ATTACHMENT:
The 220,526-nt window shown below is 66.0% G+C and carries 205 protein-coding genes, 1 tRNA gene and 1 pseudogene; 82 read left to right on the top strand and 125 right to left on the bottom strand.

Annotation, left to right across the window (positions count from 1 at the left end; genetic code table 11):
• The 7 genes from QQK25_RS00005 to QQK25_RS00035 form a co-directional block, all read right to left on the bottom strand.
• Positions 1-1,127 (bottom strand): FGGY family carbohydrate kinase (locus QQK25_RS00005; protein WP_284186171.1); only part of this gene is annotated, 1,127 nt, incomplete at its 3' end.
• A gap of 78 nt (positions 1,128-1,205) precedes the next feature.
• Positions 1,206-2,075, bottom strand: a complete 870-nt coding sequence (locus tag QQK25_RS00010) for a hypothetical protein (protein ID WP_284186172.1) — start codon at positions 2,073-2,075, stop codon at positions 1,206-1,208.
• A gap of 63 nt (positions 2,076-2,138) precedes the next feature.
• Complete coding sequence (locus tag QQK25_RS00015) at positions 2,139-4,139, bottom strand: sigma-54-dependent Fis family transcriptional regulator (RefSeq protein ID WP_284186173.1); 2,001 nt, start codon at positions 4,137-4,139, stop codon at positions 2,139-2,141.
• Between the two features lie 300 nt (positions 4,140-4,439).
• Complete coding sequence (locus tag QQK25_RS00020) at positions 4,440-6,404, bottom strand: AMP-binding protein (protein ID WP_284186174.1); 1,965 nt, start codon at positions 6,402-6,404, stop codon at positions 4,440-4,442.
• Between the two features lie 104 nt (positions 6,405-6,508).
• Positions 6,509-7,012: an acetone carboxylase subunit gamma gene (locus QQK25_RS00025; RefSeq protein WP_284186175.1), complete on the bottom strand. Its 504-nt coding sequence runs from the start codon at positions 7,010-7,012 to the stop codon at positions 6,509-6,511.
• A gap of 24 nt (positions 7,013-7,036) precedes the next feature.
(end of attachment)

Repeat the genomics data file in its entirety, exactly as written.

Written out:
The 220,526-nt window shown below is 66.0% G+C and carries 205 protein-coding genes, 1 tRNA gene and 1 pseudogene; 82 read left to right on the top strand and 125 right to left on the bottom strand.

Annotation, left to right across the window (positions count from 1 at the left end; genetic code table 11):
• The 7 genes from QQK25_RS00005 to QQK25_RS00035 form a co-directional block, all read right to left on the bottom strand.
• Positions 1-1,127 (bottom strand): FGGY family carbohydrate kinase (locus QQK25_RS00005; protein WP_284186171.1); only part of this gene is annotated, 1,127 nt, incomplete at its 3' end.
• A gap of 78 nt (positions 1,128-1,205) precedes the next feature.
• Positions 1,206-2,075, bottom strand: a complete 870-nt coding sequence (locus tag QQK25_RS00010) for a hypothetical protein (protein ID WP_284186172.1) — start codon at positions 2,073-2,075, stop codon at positions 1,206-1,208.
• A gap of 63 nt (positions 2,076-2,138) precedes the next feature.
• Complete coding sequence (locus tag QQK25_RS00015) at positions 2,139-4,139, bottom strand: sigma-54-dependent Fis family transcriptional regulator (RefSeq protein ID WP_284186173.1); 2,001 nt, start codon at positions 4,137-4,139, stop codon at positions 2,139-2,141.
• Between the two features lie 300 nt (positions 4,140-4,439).
• Complete coding sequence (locus tag QQK25_RS00020) at positions 4,440-6,404, bottom strand: AMP-binding protein (protein ID WP_284186174.1); 1,965 nt, start codon at positions 6,402-6,404, stop codon at positions 4,440-4,442.
• Between the two features lie 104 nt (positions 6,405-6,508).
• Positions 6,509-7,012: an acetone carboxylase subunit gamma gene (locus QQK25_RS00025; RefSeq protein WP_284186175.1), complete on the bottom strand. Its 504-nt coding sequence runs from the start codon at positions 7,010-7,012 to the stop codon at positions 6,509-6,511.
• A gap of 24 nt (positions 7,013-7,036) precedes the next feature.